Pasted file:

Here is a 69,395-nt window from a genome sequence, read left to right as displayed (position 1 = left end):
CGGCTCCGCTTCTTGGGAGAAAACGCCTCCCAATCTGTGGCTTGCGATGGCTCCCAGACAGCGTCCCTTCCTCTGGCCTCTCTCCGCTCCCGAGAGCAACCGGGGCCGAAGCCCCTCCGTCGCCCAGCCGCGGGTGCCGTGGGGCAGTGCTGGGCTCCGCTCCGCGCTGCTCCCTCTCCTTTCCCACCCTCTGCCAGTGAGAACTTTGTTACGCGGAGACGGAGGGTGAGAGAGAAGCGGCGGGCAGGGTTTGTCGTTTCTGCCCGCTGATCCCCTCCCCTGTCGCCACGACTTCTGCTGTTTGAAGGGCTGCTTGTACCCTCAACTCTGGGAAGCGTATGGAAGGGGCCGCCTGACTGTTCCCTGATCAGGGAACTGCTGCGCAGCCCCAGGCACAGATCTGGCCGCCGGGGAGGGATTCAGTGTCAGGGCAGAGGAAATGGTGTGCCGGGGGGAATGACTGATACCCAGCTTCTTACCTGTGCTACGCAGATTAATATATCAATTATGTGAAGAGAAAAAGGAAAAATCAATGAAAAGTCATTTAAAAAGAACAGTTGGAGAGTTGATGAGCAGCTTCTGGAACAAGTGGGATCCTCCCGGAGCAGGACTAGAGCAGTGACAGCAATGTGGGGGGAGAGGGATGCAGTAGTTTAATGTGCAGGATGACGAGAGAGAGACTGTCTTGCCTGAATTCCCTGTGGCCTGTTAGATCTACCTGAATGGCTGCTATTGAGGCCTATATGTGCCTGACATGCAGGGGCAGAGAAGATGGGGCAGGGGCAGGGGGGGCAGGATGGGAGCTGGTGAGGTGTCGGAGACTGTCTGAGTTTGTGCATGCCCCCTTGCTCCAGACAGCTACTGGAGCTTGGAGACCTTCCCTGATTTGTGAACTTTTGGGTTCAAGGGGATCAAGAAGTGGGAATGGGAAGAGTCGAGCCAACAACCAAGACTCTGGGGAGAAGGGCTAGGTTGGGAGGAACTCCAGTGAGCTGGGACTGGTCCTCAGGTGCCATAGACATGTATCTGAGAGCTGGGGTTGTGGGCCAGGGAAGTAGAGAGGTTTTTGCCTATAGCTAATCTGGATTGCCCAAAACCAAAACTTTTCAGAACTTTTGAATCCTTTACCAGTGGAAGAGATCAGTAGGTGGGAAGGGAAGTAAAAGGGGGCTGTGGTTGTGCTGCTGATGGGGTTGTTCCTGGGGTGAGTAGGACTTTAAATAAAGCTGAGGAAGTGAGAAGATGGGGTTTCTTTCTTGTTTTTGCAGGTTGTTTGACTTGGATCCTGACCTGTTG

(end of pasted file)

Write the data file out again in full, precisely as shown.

Here is a 69,395-nt window from a genome sequence, read left to right as displayed (position 1 = left end):
CGGCTCCGCTTCTTGGGAGAAAACGCCTCCCAATCTGTGGCTTGCGATGGCTCCCAGACAGCGTCCCTTCCTCTGGCCTCTCTCCGCTCCCGAGAGCAACCGGGGCCGAAGCCCCTCCGTCGCCCAGCCGCGGGTGCCGTGGGGCAGTGCTGGGCTCCGCTCCGCGCTGCTCCCTCTCCTTTCCCACCCTCTGCCAGTGAGAACTTTGTTACGCGGAGACGGAGGGTGAGAGAGAAGCGGCGGGCAGGGTTTGTCGTTTCTGCCCGCTGATCCCCTCCCCTGTCGCCACGACTTCTGCTGTTTGAAGGGCTGCTTGTACCCTCAACTCTGGGAAGCGTATGGAAGGGGCCGCCTGACTGTTCCCTGATCAGGGAACTGCTGCGCAGCCCCAGGCACAGATCTGGCCGCCGGGGAGGGATTCAGTGTCAGGGCAGAGGAAATGGTGTGCCGGGGGGAATGACTGATACCCAGCTTCTTACCTGTGCTACGCAGATTAATATATCAATTATGTGAAGAGAAAAAGGAAAAATCAATGAAAAGTCATTTAAAAAGAACAGTTGGAGAGTTGATGAGCAGCTTCTGGAACAAGTGGGATCCTCCCGGAGCAGGACTAGAGCAGTGACAGCAATGTGGGGGGAGAGGGATGCAGTAGTTTAATGTGCAGGATGACGAGAGAGAGACTGTCTTGCCTGAATTCCCTGTGGCCTGTTAGATCTACCTGAATGGCTGCTATTGAGGCCTATATGTGCCTGACATGCAGGGGCAGAGAAGATGGGGCAGGGGCAGGGGGGGCAGGATGGGAGCTGGTGAGGTGTCGGAGACTGTCTGAGTTTGTGCATGCCCCCTTGCTCCAGACAGCTACTGGAGCTTGGAGACCTTCCCTGATTTGTGAACTTTTGGGTTCAAGGGGATCAAGAAGTGGGAATGGGAAGAGTCGAGCCAACAACCAAGACTCTGGGGAGAAGGGCTAGGTTGGGAGGAACTCCAGTGAGCTGGGACTGGTCCTCAGGTGCCATAGACATGTATCTGAGAGCTGGGGTTGTGGGCCAGGGAAGTAGAGAGGTTTTTGCCTATAGCTAATCTGGATTGCCCAAAACCAAAACTTTTCAGAACTTTTGAATCCTTTACCAGTGGAAGAGATCAGTAGGTGGGAAGGGAAGTAAAAGGGGGCTGTGGTTGTGCTGCTGATGGGGTTGTTCCTGGGGTGAGTAGGACTTTAAATAAAGCTGAGGAAGTGAGAAGATGGGGTTTCTTTCTTGTTTTTGCAGGTTGTTTGACTTGGATCCTGACCTGTTG